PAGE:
I am nowhere close to be a webpack master. Webpack has been more often than not a pain in the butt. As I work more and more with it, I have used a few things that makes Webpack a really useful tool, not only for easy bundling but also for code quality and ease of development.
Note: I will try to update this list as I discover more things. This is more a dump of features and configurations than a real blog post.
Nice aliases for your imports
Nothing worse that seeing some imports being like this:
A few workarounds here:
- don’t nest your folders that much
- webpack aliases
To be able to use something like:
wherever you are located in your project, just add the following to your webpack config:
Through the use of the webpack magic comment + dynamic imports, you can import modules on the fly. This can help make your bundle smaller if you know that a big chunk of code is only needed under some specific conditions. There are neverthless a few things to set up to have it working correctly.
Make sure you have the dynamic-import babel plugin installed:
npm install --save-dev @babel/plugin-syntax-dynamic-import and enable the usage of it in your .babelrc or equivalent. If you are using Babel 7.5.0 and newer, it already includes it.
Let’s say we have a big chunk of code that we don’t necessarily need imported. Let’s put the entry point of that file in a file name bigChunk.js.
For the sake of an example:
If you want to load it if an
if condition is triggered, in app.js:
This is assuming that
bigChunk.js are actually in the same folder in your application.
What happens when bundling is that Webpack will create a new bundle only for bigChunk.js. When it is imported, a network request will be done to fetch the bundle and execute it.
import returns a promise so make sure to use async/await for ease of use.
//TODO: add default/non-default example.
If we have the configuration above, Webpack will generate a bundle with a random hash, which can make debugging a bit harder when you want to verify that it is actually loaded. To make things easier, you can use the magic comment Webpack provides.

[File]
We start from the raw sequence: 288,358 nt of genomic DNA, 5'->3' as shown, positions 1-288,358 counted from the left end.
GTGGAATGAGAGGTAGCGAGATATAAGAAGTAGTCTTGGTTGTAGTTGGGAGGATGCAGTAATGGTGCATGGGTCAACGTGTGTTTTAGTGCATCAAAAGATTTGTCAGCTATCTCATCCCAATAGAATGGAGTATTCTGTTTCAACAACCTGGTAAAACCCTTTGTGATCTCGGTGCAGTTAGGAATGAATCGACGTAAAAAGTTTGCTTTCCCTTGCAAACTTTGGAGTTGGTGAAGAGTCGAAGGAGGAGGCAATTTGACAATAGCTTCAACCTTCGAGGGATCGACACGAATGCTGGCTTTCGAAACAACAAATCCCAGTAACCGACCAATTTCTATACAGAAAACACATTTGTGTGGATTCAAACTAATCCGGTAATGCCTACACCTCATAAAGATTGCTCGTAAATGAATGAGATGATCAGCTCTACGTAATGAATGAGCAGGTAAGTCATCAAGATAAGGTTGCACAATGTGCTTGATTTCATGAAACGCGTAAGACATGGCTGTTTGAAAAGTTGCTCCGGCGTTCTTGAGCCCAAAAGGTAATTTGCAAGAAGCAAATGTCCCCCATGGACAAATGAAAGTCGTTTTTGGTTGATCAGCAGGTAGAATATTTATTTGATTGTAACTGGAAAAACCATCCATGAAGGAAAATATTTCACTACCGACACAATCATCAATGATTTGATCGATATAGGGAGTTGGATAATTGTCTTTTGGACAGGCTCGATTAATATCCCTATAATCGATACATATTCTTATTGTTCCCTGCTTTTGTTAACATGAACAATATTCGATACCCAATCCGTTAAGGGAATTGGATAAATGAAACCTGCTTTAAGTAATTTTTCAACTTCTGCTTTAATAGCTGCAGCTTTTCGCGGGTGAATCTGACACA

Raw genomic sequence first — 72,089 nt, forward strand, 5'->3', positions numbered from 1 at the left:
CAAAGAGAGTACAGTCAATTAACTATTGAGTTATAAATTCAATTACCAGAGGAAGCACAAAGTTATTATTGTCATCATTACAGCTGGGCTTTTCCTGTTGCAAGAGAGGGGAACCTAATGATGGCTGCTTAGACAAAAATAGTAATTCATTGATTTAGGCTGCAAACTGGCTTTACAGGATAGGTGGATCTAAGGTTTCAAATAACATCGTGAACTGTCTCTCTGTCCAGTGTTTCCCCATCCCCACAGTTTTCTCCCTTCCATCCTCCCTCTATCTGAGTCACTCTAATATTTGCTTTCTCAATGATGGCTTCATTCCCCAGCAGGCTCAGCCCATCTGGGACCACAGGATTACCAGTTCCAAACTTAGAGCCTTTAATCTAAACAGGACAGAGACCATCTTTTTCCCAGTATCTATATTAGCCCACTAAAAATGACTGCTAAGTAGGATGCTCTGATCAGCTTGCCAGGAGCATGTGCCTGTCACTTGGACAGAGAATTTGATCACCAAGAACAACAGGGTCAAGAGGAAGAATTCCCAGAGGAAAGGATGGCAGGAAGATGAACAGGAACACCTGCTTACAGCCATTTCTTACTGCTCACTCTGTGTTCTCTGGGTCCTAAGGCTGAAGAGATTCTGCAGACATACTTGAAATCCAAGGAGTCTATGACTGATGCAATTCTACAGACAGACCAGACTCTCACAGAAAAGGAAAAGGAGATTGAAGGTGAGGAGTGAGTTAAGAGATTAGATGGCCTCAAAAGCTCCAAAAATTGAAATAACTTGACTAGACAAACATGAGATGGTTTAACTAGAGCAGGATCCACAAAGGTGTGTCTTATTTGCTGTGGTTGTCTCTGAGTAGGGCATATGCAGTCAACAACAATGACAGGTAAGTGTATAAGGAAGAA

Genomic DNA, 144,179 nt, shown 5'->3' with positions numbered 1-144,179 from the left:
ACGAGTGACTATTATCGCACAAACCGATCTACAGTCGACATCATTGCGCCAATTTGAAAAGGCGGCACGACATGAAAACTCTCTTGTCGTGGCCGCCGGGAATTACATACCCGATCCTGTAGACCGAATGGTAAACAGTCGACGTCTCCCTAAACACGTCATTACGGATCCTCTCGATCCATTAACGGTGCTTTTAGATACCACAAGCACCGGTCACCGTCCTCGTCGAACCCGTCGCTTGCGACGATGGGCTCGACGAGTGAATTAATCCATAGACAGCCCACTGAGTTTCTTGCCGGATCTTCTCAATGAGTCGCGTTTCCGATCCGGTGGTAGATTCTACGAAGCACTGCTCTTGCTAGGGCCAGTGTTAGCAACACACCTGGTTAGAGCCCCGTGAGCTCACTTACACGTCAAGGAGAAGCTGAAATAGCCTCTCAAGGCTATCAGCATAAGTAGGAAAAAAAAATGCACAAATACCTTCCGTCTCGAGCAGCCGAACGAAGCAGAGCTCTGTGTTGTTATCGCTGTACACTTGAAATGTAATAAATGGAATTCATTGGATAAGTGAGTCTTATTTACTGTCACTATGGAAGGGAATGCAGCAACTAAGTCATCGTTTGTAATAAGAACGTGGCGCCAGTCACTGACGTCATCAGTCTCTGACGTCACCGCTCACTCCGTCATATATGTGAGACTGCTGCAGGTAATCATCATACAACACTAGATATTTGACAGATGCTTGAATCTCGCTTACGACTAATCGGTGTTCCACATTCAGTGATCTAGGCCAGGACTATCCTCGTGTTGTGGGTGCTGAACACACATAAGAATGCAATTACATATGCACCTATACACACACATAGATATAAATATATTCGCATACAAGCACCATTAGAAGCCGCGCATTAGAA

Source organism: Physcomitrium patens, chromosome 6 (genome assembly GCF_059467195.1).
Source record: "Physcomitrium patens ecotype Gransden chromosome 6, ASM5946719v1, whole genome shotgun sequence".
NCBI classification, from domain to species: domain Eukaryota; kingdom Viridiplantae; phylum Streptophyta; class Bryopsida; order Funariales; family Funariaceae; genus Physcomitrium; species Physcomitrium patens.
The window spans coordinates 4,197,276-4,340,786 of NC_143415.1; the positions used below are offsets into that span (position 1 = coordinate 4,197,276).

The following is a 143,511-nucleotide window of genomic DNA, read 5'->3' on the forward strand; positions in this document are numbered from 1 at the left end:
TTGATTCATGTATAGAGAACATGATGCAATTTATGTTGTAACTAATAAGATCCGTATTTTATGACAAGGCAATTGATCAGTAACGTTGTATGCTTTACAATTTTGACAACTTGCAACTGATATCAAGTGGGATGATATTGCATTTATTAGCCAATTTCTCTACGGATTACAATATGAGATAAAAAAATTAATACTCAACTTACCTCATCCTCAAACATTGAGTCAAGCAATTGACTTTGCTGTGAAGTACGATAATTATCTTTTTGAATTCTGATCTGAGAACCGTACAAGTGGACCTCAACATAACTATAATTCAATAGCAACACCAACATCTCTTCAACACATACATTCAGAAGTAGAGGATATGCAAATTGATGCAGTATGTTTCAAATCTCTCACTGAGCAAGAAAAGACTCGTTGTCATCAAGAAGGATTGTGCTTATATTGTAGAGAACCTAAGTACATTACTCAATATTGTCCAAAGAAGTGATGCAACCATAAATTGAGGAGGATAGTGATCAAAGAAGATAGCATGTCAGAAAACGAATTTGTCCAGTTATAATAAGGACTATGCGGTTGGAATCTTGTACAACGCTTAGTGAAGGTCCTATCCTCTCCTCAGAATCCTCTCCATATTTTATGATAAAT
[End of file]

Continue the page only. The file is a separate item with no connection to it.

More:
If you update
const getBigContentBundle = await import("bigChunk"); to
Webpack will now generate a bundle named
bigChunk.js istead of a random name.
I had a case where I was trying to request a bundle dynamically based on a file located a level above, something like:
const getBigContentBundle = await import("../bigChunk");. I wanted it to work in development mode (with hot-loading) as well as in production mode, without having to do a lot of changes.
What I settled on was to use resolved aliases +
I also attempted to use the
publicPath property in my webpack config, specifying where the assets should be referenced from in my dynamic imports, without success.
The difference between
__webpack_public_path__ is that the latter lets you define where you should load your bundles from, on the fly. They do serve the same purpose though. One is at build time while the other is at run time.
For more information: Webpack public path
To solve my issue, I did:
__webpack_public_path__in my entrypoint script (app.js).
- specify an alias to use for my dynamically imported bundle, something like:
This means that I could simple refer to
await import(/* webpackChunkName: "bigChunk" */ "bigChunk"); even if bigChunk.js isn’t a sibling of the file importing it.
You can notice the $ sign in the alias configuration after the bundle name. It is to make sure we have an exact match for the module name, meaning it refers to a file and not a folder.
Webpack dev server
Nowadays, I work with a Nodejs/Express backend and React frontends, in separate repos. webpack dev server lets you specify where to proxy the requests that are not for your static assets or your hot-reloaded frontend bundle to go to your backend. This is an example of a configuration:
That’s a wrap.